City of Wausau to Apply for EPA Remediation Grant for 1300 Cleveland Ave.
The EPA Brownfields Cleanup Grant Would Assist with Costs to Remediate Longstanding, Widespread Site Contamination
At its October 25, 2022 meeting, the Wausau City Council voted unanimously to approve a proposal from GEI — the City’s environmental consultants — to prepare and submit an application for a U. S. Environmental Protection Agency Brownfields Cleanup Grant for 1300 Cleveland Avenue on Wausau’s southwest side. According to EPA grant information, the application submission deadline is November 22, 2022.
A Site Investigation Report (SIR) for 1300 Cleveland Avenue submitted to the DNR by GEI detailed multiple contaminants of concern in the site’s soil that were identified through testing and analysis, including Polycyclic aromatic hydrocarbons (PAHs), Bis(2-ethylhexyl) phthalate or DEHP, and Arsenic.
Due to detection of PFAS in the site’s soil, the DNR requested that groundwater testing occur for PFAS, and the October 25, 2022 city council resolution and vote also approved a budget for supplemental site investigation to do so. 1300 Cleveland Avenue is currently the only result for a search of Marathon County sites for PFAS contamination on the DNR’s Bureau for Remediation and Redevelopment Tracking System (BRRTS) on the Web.
Contaminated Site’s Close Proximity to Residential Yards
Wausau District 3 Alderperson and a Citizens for a Clean Wausau member, Tom Kilian, brought the EPA grant information to the City Finance Committee’s attention on September 13, 2022, and strongly urged the City to apply in order to facilitate rigorous remediation to non-industrial standards for the site while reducing the cost to the municipality. Public records show that Kilian had inquired with City staff earlier in September 2022 as to why City committees or the alderpersons on the southwest side had not been notified of the relevant EPA grant opportunities.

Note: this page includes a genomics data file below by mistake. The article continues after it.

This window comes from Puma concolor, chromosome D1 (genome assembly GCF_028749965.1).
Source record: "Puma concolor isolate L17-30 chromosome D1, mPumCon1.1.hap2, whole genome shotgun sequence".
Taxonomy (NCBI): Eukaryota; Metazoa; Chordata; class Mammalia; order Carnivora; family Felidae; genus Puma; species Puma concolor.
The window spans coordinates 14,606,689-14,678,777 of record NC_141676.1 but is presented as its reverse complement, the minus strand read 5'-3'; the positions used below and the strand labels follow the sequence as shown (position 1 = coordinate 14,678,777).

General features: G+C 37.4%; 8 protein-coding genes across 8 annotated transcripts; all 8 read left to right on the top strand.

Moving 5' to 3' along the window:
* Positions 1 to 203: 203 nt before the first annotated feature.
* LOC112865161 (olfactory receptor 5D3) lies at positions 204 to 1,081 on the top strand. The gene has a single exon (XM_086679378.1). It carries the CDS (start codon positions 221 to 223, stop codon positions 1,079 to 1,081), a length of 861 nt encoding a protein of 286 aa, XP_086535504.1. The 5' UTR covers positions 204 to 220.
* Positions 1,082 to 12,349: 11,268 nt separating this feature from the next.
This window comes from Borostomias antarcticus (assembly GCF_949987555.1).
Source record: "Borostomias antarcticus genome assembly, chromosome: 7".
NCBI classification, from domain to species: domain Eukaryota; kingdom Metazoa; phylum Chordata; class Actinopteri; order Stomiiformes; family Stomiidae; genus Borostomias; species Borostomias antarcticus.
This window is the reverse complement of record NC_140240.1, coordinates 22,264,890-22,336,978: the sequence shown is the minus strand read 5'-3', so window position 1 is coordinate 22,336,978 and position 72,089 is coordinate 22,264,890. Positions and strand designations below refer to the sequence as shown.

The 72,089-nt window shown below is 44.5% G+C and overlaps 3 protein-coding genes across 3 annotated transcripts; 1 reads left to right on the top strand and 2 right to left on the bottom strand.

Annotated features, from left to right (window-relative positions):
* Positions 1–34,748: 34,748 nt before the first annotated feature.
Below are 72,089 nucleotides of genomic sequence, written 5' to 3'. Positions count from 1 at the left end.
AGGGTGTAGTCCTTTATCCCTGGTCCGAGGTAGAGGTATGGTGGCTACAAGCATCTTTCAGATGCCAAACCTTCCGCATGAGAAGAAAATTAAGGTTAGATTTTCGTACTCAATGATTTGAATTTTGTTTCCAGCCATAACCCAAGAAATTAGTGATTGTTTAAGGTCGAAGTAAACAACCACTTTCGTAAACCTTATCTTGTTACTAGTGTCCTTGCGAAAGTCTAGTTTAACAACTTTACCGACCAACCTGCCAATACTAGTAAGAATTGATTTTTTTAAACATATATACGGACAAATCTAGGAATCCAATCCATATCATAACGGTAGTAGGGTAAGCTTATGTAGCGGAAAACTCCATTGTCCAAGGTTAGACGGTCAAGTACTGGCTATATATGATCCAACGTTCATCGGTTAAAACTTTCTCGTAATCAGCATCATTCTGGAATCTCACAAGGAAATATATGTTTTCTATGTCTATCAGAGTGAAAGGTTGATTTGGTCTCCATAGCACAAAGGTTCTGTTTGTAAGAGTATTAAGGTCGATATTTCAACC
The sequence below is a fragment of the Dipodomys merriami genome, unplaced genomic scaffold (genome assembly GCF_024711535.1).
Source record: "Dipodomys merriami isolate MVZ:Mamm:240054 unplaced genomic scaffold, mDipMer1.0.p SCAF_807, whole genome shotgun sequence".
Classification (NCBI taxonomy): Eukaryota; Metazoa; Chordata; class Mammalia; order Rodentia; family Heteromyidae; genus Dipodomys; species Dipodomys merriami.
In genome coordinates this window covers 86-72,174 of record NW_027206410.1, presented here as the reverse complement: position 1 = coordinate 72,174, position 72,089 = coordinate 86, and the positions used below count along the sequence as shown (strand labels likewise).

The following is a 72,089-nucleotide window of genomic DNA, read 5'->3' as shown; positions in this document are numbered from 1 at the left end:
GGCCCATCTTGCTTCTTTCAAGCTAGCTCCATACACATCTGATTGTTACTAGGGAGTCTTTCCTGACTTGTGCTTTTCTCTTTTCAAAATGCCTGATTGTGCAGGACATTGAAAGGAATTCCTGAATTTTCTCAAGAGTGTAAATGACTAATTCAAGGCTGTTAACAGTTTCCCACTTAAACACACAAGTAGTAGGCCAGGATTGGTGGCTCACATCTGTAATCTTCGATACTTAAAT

As the alderperson for the district in which the site resides and due to the extreme proximity of the site to residential yards, Kilian wrote a formal letter to the DNR on July 21, 2022 urging the department to require protective, rigorous remediation to the fullest extent possible under the state’s current statutory and regulatory framework:
“From my perspective, it is the department’s responsibility (and within both its current discretion and statutory authority), along with other state agencies, to ensure that – whether through acts of omission or commission – further unnecessary, disproportionate harm does not come to the residents immediately surrounding this site.”
Wisconsin DHS Public health Conclusions Regarding the Onsite Contaminants and Neighboring Residential Areas
In July 2021, a toxicologist for Wisconsin’s Department of Health Services (DHS) stated that there “could be a public health hazard present if very young children are consistently on site due to thallium levels found in soil onsite” and noted that the “potential for offsite impacts to the neighboring residential areas represents an indeterminate public health hazard due to the lack of sampling data in those areas.” The DHS letter from Dr. Brita Kilburg-Basnyat, PhD about 1300 Cleveland Avenue can be found here.
Despite potential offsite impacts being considered an “indeterminate public hazard” due to the lack of soil sampling offsite, and multiple requests to government from members of the neighborhood and local community to complete such offsite testing, none has been planned or completed to date.
“Riverside Park 2.0”
It has been over three years since Wausau’s last mayor called citizen concerns about environmental issues at 1300 Cleveland Avenue “much ado about nothing.” In the time following the statement, residents continued to push for the site to be tested. After testing and analysis finally ensued, high concentrations of contaminants were found in the Cleveland Avenue property’s soils prompting the DNR to send the City of Wausau a Responsible Party letter requiring investigation and cleanup of the site.
The history is not dissimilar to the City’s Riverside Park dioxin debacle in which it fought resident requests for years to further test the soil in the park. Following soil testing that ultimately occurred, the City is now required to remediate the park soil under DNR oversight and significant excavation will occur in the near future.
Citizens have continued to push for the most rigorous remediation at 1300 Cleveland Avenue, a site that is zoned residential and is in a densely populated residential neighborhood. Residents and their representatives have had to repeatedly call out numerous “errors” and irregularities in the 1300 Cleveland Avenue City process related to zoning, cleanup standards, and future reuse of the property. The pushback from City Hall to residents’ strong concerns related to the southwest-side property and the similarities to the problematic government response with the neighborhood park have led some in the community to consider and characterize 1300 Cleveland Avenue as “Riverside Park 2.0.”